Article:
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Southern Historical Society Papers, Volume 30. (ed. Reverend J. William Jones) 135 1 Browse Search
Southern Historical Society Papers, Volume 35. (ed. Reverend J. William Jones) 117 5 Browse Search
Southern Historical Society Papers, Volume 22. (ed. Reverend J. William Jones) 63 1 Browse Search
Historic leaves, volume 1, April, 1902 - January, 1903 59 1 Browse Search
Horace Greeley, The American Conflict: A History of the Great Rebellion in the United States of America, 1860-65: its Causes, Incidents, and Results: Intended to exhibit especially its moral and political phases with the drift and progress of American opinion respecting human slavery from 1776 to the close of the War for the Union. Volume I. 53 9 Browse Search
Caroline E. Whitcomb, History of the Second Massachusetts Battery of Light Artillery (Nims' Battery): 1861-1865, compiled from records of the Rebellion, official reports, diaries and rosters 50 0 Browse Search
Capt. Calvin D. Cowles , 23d U. S. Infantry, Major George B. Davis , U. S. Army, Leslie J. Perry, Joseph W. Kirkley, The Official Military Atlas of the Civil War 38 0 Browse Search
Southern Historical Society Papers, Volume 16. (ed. Reverend J. William Jones) 33 13 Browse Search
Southern Historical Society Papers, Volume 33. (ed. Reverend J. William Jones) 23 3 Browse Search
John F. Hume, The abolitionists together with personal memories of the struggle for human rights 22 0 Browse Search
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Browsing named entities in Benson J. Lossing, Pictorial Field Book of the Civil War. Volume 3.. You can also browse the collection for James or search for James in all documents.

Your search returned 7 results in 3 document sections:

Benson J. Lossing, Pictorial Field Book of the Civil War. Volume 3., Chapter 6: siege of Knoxville.--operations on the coasts of the Carolinas and Georgia. (search)
, but as outlaws. Such fulminations of the chief Conspirator, who was always ready to raise the black flag when he thought it safe to do so, were quite common during the earlier years of the war. At about that time measures were perfected for seizing Wadmelaw and John's Islands, that the National troops might gain a position within cannon-shot of Charleston. Careful reconnoissances had been made, soundings taken, and the channel of Stono River, which separates the islands of John's and James's, had been carefully marked by buoys. Every thing was in readiness for an advance toward the middle of May, 1863. when that movement was hastened by information given respecting military-affairs at Charleston by an intelligent slave, named Robert Small, the pilot of the Confederate gun-boat Planter, who, with eight dusky companions (composing, with himself, the pilot and crew of the steamer) escaped in that vessel from Charleston harbor, and on the evening of the 12th May. placed her alo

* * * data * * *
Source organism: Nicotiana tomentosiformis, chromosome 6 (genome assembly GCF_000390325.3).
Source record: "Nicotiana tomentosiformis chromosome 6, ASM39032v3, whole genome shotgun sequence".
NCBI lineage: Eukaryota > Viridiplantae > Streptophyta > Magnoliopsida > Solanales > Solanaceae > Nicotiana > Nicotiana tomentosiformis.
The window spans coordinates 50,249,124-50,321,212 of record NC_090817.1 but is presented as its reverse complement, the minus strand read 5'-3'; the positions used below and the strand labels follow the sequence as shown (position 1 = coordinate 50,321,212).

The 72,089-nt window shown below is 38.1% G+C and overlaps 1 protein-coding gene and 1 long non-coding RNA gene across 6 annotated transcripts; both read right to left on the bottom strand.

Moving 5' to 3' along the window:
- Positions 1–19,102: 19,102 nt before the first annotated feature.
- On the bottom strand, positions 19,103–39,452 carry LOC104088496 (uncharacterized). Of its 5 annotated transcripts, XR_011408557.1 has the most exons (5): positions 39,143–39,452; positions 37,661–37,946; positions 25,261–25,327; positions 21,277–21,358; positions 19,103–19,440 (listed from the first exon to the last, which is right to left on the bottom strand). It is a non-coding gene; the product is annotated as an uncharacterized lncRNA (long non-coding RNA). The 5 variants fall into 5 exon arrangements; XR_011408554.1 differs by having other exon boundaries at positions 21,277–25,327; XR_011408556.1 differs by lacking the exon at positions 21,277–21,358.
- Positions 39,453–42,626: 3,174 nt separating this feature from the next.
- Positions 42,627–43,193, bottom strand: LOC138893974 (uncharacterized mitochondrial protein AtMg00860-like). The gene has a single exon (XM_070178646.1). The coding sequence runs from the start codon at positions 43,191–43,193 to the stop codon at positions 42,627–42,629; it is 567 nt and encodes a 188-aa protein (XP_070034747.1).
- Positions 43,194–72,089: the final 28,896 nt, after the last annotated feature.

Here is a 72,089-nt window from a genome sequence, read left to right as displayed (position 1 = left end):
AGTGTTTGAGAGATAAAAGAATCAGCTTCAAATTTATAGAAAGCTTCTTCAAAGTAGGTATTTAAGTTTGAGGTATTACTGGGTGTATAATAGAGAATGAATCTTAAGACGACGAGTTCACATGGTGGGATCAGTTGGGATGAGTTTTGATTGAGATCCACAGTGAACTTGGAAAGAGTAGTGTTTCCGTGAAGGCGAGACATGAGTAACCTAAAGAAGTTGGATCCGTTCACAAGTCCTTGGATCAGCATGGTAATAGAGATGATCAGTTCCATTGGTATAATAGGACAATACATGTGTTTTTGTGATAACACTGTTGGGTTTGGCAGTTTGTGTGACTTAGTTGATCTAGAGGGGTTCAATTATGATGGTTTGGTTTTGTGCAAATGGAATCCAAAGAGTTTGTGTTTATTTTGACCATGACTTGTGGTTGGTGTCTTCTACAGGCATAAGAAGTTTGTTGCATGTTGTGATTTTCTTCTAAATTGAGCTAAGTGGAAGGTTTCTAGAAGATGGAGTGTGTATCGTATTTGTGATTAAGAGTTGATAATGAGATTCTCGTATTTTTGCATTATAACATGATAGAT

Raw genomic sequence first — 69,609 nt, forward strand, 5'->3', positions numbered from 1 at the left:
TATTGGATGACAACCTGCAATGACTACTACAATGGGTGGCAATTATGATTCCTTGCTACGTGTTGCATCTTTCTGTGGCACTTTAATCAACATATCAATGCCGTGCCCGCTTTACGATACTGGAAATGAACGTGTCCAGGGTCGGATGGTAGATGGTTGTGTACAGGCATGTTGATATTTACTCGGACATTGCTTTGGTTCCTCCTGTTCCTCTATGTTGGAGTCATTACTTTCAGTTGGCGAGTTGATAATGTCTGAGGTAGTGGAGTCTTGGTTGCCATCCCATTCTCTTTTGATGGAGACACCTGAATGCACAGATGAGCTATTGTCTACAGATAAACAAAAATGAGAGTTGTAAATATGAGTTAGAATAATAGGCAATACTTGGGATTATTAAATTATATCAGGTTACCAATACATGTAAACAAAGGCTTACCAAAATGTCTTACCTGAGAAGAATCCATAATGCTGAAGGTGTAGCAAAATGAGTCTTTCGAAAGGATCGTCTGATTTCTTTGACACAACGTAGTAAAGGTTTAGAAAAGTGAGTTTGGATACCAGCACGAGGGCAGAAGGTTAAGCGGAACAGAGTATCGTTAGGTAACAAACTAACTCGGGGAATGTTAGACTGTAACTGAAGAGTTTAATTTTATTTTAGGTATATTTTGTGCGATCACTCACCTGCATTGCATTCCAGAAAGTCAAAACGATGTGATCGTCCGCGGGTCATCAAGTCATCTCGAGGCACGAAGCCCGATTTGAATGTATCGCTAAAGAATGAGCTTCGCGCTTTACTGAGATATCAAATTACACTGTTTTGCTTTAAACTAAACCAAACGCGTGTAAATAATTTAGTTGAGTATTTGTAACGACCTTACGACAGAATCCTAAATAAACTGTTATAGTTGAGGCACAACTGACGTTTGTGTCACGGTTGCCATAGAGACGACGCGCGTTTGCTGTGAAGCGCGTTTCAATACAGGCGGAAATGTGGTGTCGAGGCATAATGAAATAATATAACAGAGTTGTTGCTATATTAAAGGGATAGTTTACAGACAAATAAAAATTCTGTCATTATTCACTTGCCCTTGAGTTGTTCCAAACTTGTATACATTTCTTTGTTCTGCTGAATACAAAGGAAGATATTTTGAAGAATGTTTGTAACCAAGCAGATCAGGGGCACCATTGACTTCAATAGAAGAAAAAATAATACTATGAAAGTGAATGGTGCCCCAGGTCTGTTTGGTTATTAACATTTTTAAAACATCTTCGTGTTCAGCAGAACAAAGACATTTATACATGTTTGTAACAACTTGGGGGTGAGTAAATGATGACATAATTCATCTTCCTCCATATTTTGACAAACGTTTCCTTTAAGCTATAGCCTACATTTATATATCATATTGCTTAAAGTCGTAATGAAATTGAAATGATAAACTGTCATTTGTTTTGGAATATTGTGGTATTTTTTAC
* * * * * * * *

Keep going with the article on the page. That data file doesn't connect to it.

Benson J. Lossing, Pictorial Field Book of the Civil War. Volume 3., Chapter 7: the siege of Charleston to the close of 1863.--operations in Missouri, Arkansas, and Texas. (search)
hat he might proceed with safety, he did so, and at once cast up sheltering works in the vicinity of the Beacon House, preparatory to a, bombardment and another assault on Fort Wagner. In the mean time General Terry, who had made a lodgment on James's. Island, had found lively work to do. Beauregard had received re-enforcements of Georgia troops from Virginia, and these he sent to co-operate with troops on James's Island in an attempt to surprise and capture Terry and his command. At the dais Island, at a point whence, he believed, he might throw shells into the city of Charleston, or at least reach the wharves and shipping there. This was now attempted, under the direction of Colonel Serrell. At a point midway between Morris and James's island's, and a mile from the former, a battery was erected upon a platform of heavy timbers imbedded several feet in the black mud, there about sixteen feet in depth, overgrown with reeds and rank marsh grass, and traversed by winding and slug
s, British, in Cape Fear River, 2.315. Bloody Bridge, battle of, 3.469. Blue Springs, battle of, 3.155. Blunt, Gen. James G., activity of in Missouri, 2.532; at the battle of Boston Mountains, 2.534. Bogle's Creek, battle near, 3.5116. 3.341-3.350. Maryland Heights, occupation of by Gen. French, 3.51; abandonment of urged by Hooker, 3.56. Mason, Senator James M., letter of in relation to the Virginia ordinance of secession, 1.384; sent as ambassador to Great Britain, 2.153. non, respected by the soldiers of both parties, 1.485. Mower, Gen., in the Red River expedition, 3.253. Mulligan, Col. James A., his defense of Lexington, Mo., 2.67; his surrender, 2.69; death of, 3.348. Mumford, W. B., tears down the flag rhe destruction of, 1.392-1.398. Navy-Yard at Pensacola, surrendered to the State authorities, 1. 169. Negley, Gen. James S., at Nashville, 2.264; his unsuccessful attempt on Chattanooga, 2.303. Negroes, excluded by Gen. Halleck from his ca